Next, you’ll want to address your sleeping style and finding something appropriate. You sleep on your stomach, which is the “weakest” posture for your back, and one that generally requires firmer support and a less plush surface comfort . This doesn’t mean that your mattress needs to feel like concrete, but you want to minimize the amount of deflection of your low back. It may be that you prefer the deeper support that an innerspring offers (like you sampled in the hotel), but then you’d want to find something using good quality and durable materials.

As you’re both in a higher BMI range, the key will be finding componentry that will be of appropriate quality for your specific situation, which will then give you the best chance at have a successful comfort life, so I would always make sure that you find out the information listed here so you can compare the quality of the materials and components. Those in a higher BMI range want to be especially prudent in the choice of their components. For those in a higher BMI range, there is more information about selecting a mattress in the durability guidelines here . Specifically, if your BMI is 30 or higher:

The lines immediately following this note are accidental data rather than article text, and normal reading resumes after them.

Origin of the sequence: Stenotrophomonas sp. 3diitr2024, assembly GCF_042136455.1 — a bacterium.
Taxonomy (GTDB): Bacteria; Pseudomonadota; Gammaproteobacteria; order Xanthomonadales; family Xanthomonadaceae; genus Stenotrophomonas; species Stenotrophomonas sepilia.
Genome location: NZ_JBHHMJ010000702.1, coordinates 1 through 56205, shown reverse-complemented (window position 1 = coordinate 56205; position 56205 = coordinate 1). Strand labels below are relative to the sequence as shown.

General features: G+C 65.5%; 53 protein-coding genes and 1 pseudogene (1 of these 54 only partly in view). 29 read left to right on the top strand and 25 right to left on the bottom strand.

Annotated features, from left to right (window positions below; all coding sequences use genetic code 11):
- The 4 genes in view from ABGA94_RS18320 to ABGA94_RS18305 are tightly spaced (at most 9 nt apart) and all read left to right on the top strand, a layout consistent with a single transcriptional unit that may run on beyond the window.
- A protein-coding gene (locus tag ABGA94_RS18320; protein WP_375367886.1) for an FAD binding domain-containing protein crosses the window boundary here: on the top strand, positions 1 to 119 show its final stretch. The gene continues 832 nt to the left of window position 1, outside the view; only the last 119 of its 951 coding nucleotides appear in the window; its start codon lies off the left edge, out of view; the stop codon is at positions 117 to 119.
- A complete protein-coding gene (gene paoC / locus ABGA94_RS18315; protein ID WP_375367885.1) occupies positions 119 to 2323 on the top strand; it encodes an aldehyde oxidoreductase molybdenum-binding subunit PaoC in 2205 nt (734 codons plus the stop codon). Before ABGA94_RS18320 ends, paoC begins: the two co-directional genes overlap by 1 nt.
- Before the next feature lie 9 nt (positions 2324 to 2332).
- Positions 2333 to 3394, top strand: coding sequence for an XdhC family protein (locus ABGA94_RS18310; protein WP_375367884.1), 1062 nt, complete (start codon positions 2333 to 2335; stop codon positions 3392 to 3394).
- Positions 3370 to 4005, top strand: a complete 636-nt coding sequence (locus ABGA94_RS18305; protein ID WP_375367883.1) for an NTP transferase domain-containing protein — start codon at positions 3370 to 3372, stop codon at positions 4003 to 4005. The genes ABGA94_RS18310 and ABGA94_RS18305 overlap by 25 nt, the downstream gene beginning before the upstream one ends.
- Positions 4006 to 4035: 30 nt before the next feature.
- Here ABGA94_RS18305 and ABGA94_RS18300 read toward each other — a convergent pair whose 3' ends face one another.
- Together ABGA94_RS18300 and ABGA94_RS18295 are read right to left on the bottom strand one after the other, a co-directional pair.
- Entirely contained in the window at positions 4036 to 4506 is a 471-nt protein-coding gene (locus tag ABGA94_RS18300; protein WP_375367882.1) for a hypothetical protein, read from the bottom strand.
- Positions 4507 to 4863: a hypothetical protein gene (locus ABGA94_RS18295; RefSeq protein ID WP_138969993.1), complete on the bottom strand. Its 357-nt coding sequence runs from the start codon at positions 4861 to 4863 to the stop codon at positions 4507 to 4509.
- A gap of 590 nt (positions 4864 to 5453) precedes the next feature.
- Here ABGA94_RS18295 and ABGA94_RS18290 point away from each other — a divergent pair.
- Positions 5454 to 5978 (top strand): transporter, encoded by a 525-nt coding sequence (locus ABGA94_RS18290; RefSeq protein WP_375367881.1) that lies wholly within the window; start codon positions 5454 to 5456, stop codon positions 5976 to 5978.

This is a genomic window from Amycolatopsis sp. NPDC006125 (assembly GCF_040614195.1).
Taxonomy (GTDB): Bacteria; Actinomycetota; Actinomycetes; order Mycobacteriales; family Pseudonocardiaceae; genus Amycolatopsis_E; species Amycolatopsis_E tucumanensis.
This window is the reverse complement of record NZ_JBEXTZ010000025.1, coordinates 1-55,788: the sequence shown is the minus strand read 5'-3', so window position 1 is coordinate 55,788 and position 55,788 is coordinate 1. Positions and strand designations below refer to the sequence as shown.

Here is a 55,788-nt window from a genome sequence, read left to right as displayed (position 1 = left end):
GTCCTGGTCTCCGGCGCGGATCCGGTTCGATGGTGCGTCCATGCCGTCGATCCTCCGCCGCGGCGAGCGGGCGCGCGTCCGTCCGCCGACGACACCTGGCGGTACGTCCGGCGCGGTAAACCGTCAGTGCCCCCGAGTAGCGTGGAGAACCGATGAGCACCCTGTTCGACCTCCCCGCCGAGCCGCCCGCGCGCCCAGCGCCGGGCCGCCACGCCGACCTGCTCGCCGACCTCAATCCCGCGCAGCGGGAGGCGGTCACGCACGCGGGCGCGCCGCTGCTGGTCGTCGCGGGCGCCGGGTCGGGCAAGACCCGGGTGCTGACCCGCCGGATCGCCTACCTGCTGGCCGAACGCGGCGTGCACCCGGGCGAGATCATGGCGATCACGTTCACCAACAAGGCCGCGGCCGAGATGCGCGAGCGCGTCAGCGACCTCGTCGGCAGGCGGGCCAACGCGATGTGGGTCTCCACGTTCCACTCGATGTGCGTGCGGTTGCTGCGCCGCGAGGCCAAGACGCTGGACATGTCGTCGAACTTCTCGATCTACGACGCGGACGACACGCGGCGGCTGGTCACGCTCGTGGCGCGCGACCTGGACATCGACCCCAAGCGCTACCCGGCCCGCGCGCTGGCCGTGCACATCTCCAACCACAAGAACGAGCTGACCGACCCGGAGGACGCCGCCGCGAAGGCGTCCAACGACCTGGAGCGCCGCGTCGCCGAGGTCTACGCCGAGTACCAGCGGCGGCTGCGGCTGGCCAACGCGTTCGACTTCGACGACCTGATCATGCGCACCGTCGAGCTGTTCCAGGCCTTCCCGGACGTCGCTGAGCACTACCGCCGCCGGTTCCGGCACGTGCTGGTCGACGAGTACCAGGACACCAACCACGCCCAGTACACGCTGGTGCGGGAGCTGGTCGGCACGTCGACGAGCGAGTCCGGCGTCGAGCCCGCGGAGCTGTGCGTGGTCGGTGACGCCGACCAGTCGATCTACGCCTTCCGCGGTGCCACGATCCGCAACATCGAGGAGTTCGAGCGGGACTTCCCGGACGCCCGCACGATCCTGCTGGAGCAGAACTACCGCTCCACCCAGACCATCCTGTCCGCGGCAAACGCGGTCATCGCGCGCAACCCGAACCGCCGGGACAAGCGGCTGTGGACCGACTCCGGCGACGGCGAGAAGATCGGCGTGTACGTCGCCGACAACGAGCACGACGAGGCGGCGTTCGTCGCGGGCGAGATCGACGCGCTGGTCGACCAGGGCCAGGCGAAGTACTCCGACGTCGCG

Higher BMI ranges will need more durable materials and components in a mattress and in a BMI range of 30 or higher I would include any 1.8 lb polyfoam or 4 lb memory foam as a "lower quality/density" material (relative to a higher BMI only) and minimize their use to a total of "about an inch or so or less" in the mattress.

Polyurethane foam: If your mattress is one sided then I would look for 2.0 lb per cubic foot density or higher. If the mattress is two sided then I would use a minimum density of 1.8 lbs per cubic foot or higher.

Memory foam (or gel memory foam): If your mattress is one sided then I would make sure that any memory foam is at least 5 lb per cubic foot. If the mattress is two sided then I would use a minimum density of 4 lbs per cubic foot.